Jimmie Hollis was 19 years old when he stood at the National Mall in Washington, D.C., and listened with hope as Martin Luther King Jr. delivered his “I Have a Dream” speech.
The speech inspired Hollis, now a Millville resident who would go on to spend 25 years in the Air Force, return to his hometown in Indiana and start a local business in the black community.
He would marry and have two children — one who became a lawyer and the other, a physical therapist.
Now, more than 50 years later, Hollis, who considers himself an American of African descent, said he still derives hope from King’s life but believes there is more to be done.
He also doesn’t believe the celebration of Black History Month, which begins today, focuses on the right messages regarding the black experience in America.
“The many good accomplishments of black Americans over the years are overshadowed by negativity and emphasis on segregation, Jim Crow South and the difficult days of the push for civil rights,” Hollis said.
The meaning, purpose and necessity of Black History Month has been debated in recent years at a national level. Hollis is in the camp of those challenging it.
Count Ralph Hunter, of Atlantic City, among the opposition.
Hunter, director of the African American Heritage Museum of Southern New Jersey, says the month is the busiest time of year for him, with visitors flocking to the exhibits, the latest of which focuses on the accomplishments of African Americans in Atlantic City — the first doctors, lawyers and other success stories in the city’s historic black neighborhoods.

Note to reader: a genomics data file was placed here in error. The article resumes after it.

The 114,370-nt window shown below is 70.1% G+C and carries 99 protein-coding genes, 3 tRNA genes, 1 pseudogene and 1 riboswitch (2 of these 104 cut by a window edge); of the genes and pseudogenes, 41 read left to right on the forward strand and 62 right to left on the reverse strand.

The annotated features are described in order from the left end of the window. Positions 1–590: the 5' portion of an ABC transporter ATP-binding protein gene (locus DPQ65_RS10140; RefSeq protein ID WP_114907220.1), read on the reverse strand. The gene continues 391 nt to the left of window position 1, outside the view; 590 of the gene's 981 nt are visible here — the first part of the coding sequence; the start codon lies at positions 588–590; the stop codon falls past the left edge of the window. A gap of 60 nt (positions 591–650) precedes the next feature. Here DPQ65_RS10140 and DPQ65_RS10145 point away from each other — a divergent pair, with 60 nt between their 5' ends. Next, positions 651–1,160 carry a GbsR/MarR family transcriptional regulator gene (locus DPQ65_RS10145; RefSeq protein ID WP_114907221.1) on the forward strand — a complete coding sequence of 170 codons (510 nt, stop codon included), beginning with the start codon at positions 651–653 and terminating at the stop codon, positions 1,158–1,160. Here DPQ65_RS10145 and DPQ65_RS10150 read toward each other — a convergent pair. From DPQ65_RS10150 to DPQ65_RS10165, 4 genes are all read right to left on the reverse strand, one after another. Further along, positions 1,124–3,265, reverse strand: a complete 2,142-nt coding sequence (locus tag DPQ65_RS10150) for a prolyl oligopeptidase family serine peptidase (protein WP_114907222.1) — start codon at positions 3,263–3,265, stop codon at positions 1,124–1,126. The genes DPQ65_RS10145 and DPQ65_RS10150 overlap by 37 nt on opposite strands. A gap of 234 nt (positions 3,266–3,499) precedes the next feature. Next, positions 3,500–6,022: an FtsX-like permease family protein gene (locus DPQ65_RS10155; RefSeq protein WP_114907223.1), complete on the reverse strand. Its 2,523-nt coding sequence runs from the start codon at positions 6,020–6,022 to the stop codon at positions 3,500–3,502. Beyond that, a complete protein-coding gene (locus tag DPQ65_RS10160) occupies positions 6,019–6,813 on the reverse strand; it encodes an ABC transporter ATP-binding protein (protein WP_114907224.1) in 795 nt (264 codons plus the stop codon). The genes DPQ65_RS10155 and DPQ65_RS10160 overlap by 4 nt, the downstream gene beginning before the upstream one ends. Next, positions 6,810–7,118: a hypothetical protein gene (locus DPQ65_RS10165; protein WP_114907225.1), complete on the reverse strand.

Icons such as Martin Luther King Jr. and Malcolm X all made a place for today’s African-Americans, and that history needs to keep being told, Hunter said.
Hunter said black people have worked hard to have the month. He doesn’t understand any suggestion it’s no longer relevant.
“It’s important we have Black History Month, because people from all races and colors come to our museum to see our history. They come all year, but they really want to get there for February. I live my life for the month of February,” Hunter said.
“It is extremely important to be able to share this information with generation after generation. If we don’t have this history and information for generations to come, it will be lost. All of these different eras of our life are important to keep talking about,” he said.
Rutgers Camden Law professor Earl Matz, PhD., who is white, said he has heard the argument that the month is related to the idea of victimization, “and that we have to forget about victimization and be self-reliant.”
“I have heard the discussion that we have to stop saying it’s all because of racism. The answer is: There is racism in American society. What are you going to do about it? You have to deal with it,” he said.
It’s a debate, he said, that whites come at with a decided handicap, because none of them can understand how African-Americans feel.